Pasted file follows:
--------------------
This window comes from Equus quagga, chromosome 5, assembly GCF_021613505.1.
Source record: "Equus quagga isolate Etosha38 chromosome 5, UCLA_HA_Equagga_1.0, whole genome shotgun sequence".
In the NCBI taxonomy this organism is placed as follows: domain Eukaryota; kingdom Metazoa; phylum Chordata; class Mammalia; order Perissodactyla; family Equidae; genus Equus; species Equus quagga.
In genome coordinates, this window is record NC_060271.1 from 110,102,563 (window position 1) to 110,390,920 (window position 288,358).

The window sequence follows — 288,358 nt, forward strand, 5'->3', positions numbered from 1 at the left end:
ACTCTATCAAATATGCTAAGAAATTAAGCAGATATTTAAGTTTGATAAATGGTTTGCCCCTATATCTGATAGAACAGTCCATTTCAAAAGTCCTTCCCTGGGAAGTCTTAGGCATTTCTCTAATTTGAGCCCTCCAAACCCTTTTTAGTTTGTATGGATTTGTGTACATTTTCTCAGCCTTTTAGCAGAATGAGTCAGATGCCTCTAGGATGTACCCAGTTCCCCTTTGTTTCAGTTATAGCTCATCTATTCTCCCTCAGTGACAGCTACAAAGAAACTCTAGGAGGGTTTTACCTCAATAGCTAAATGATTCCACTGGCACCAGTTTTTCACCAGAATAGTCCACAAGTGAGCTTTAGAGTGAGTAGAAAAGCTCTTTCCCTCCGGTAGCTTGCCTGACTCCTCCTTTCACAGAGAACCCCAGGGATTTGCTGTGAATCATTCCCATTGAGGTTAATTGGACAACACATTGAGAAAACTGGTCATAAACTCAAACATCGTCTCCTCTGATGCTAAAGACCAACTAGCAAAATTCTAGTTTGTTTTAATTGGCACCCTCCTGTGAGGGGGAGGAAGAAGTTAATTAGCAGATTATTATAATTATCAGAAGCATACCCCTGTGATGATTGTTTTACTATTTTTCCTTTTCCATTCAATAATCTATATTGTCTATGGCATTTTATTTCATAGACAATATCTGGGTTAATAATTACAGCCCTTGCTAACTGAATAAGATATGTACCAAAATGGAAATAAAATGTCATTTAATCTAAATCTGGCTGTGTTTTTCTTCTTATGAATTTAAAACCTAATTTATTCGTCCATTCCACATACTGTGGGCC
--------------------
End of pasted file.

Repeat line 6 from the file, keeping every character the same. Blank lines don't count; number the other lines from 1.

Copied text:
ACTCTATCAAATATGCTAAGAAATTAAGCAGATATTTAAGTTTGATAAATGGTTTGCCCCTATATCTGATAGAACAGTCCATTTCAAAAGTCCTTCCCTGGGAAGTCTTAGGCATTTCTCTAATTTGAGCCCTCCAAACCCTTTTTAGTTTGTATGGATTTGTGTACATTTTCTCAGCCTTTTAGCAGAATGAGTCAGATGCCTCTAGGATGTACCCAGTTCCCCTTTGTTTCAGTTATAGCTCATCTATTCTCCCTCAGTGACAGCTACAAAGAAACTCTAGGAGGGTTTTACCTCAATAGCTAAATGATTCCACTGGCACCAGTTTTTCACCAGAATAGTCCACAAGTGAGCTTTAGAGTGAGTAGAAAAGCTCTTTCCCTCCGGTAGCTTGCCTGACTCCTCCTTTCACAGAGAACCCCAGGGATTTGCTGTGAATCATTCCCATTGAGGTTAATTGGACAACACATTGAGAAAACTGGTCATAAACTCAAACATCGTCTCCTCTGATGCTAAAGACCAACTAGCAAAATTCTAGTTTGTTTTAATTGGCACCCTCCTGTGAGGGGGAGGAAGAAGTTAATTAGCAGATTATTATAATTATCAGAAGCATACCCCTGTGATGATTGTTTTACTATTTTTCCTTTTCCATTCAATAATCTATATTGTCTATGGCATTTTATTTCATAGACAATATCTGGGTTAATAATTACAGCCCTTGCTAACTGAATAAGATATGTACCAAAATGGAAATAAAATGTCATTTAATCTAAATCTGGCTGTGTTTTTCTTCTTATGAATTTAAAACCTAATTTATTCGTCCATTCCACATACTGTGGGCC